RIVERDALE -- The American military has abandoned "Don't ask, don't tell" as a policy, but the Riverdale City Council has adopted the policy for its own use -- for chickens.
After extensive discussions, the council has decided passing a detailed ordinance about what is and is not acceptable about chicken coops in residential neighborhoods is more trouble than it's worth.
Residents and council members all joined the debate. Those opposed to the chicken ordinance said chickens may bring avian diseases or open the door to other farm animals.
"The issue is what chickens represent, farm animals in residential neighborhoods for food production. When you buy in a residential neighborhood you have a reasonable expectation that there will not be farm animals. If you want a farm experience, live in a farming community," Bart Stevens said.
Those supporting the ordinance said the city has had no complaints about chickens and that many other Utah cities are allowing birds to be kept in residential neighborhoods.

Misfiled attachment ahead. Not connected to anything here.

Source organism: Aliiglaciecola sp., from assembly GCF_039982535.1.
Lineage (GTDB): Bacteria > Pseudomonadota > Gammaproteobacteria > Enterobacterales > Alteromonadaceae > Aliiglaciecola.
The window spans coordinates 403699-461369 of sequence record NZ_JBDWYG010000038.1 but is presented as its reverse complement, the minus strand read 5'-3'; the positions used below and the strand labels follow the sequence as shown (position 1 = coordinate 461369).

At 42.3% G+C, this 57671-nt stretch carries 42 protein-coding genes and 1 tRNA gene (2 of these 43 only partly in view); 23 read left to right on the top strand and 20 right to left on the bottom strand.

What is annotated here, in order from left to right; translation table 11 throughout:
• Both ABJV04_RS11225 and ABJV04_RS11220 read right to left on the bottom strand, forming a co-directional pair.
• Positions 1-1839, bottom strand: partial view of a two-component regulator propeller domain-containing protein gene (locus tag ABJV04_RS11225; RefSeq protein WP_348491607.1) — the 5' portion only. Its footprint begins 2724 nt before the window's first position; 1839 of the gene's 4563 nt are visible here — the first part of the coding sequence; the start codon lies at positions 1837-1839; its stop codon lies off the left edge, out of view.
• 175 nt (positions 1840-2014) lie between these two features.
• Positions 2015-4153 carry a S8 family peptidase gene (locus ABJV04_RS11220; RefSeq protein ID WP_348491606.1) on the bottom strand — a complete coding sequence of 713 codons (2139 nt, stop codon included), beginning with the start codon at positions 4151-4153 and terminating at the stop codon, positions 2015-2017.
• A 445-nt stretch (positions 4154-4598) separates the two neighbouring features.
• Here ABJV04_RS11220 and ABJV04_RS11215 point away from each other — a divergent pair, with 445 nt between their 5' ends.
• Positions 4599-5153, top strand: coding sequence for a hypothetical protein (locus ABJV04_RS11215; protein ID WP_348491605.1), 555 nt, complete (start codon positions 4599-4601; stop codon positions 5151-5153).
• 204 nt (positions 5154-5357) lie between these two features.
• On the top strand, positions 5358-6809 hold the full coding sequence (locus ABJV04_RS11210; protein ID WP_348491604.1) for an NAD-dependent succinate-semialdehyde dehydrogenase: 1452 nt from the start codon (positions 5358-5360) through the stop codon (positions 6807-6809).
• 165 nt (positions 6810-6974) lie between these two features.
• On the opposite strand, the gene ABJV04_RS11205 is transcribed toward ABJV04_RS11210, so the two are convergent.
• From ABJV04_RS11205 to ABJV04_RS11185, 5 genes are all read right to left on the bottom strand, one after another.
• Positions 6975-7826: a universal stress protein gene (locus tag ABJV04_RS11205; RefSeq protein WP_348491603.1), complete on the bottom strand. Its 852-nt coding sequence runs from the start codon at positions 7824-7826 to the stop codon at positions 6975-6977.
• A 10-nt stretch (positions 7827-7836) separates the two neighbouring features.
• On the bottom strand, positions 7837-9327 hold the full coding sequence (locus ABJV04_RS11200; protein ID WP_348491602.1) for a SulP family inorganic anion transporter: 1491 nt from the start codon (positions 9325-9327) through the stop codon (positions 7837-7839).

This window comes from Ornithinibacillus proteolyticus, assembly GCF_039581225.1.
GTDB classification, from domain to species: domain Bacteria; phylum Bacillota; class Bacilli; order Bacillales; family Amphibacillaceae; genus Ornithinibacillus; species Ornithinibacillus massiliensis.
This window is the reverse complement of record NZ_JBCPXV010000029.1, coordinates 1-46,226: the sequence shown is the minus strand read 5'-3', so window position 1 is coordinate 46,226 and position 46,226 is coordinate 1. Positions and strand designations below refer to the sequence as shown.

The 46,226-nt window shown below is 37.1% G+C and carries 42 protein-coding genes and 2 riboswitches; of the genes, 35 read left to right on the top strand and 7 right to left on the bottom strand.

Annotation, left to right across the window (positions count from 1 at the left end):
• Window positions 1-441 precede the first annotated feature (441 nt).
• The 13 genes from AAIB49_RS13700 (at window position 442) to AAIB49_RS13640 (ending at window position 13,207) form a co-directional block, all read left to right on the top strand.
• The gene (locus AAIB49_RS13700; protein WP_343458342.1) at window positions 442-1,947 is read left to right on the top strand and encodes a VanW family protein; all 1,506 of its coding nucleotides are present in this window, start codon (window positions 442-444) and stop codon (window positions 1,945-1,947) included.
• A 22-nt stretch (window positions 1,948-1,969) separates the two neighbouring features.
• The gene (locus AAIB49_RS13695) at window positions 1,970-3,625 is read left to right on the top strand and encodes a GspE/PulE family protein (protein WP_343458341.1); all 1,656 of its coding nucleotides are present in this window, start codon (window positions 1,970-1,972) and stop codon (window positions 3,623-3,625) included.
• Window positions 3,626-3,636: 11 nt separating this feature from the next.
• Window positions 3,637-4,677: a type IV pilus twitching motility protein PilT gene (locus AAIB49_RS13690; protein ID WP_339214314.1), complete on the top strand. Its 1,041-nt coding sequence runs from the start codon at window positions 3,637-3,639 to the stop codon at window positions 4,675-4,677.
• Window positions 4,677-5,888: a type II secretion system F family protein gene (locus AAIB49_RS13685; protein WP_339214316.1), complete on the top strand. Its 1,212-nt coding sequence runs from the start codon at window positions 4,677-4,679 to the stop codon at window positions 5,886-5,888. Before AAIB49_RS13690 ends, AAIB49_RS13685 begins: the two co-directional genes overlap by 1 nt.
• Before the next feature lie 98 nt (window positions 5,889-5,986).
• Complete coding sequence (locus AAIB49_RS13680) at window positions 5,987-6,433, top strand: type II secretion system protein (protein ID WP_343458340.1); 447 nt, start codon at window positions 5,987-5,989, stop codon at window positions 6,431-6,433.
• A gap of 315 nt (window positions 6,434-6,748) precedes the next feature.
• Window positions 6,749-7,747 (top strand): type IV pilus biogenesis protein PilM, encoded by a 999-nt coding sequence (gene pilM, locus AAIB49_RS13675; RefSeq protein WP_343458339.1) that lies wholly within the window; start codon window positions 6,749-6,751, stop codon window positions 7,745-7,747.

"You'd think from all the attention we're getting, we are talking about allowing elephants in apartments," Brent Coy said. "The planning commission (recommended approval) of an ordinance allowing pigeons and rabbits with no restrictions at all. I don't understand why one is OK and one isn't.
"The only argument is that a chicken lays an egg," Coy said. "How can it possibly be a bad thing to have an animal that actually gives you something back?"
Before council members voted on a motion to table the ordinance for more study and revision, City Administrator Larry Hansen asked them to consider leaving the rules the way they are.
"This thing is becoming extremely heavy, and I'm not sure you're going to find a solution. We have so few people who do this, (an ordinance) is not necessarily a wise thing. We can cover it with the existing nuisance ordinance and call it good," he said.
The council agreed with Hansen and unanimously rejected the ordinance detailing how chickens can be kept in residential areas in favor of what Councilwoman Shelly Jenkins called a "don't ask, don't tell" policy.
City Attorney Steve Brooks said changes to the nuisance ordinance are forthcoming and may include specific language about chickens and other household pets.
"The best all-encompassing ordinance we have is the nuisance ordinance," Brooks said, "If they want to have pot-belly pigs and it doesn't bother anyone, fine. The city can stay out of someone's business until it bothers their neighbors."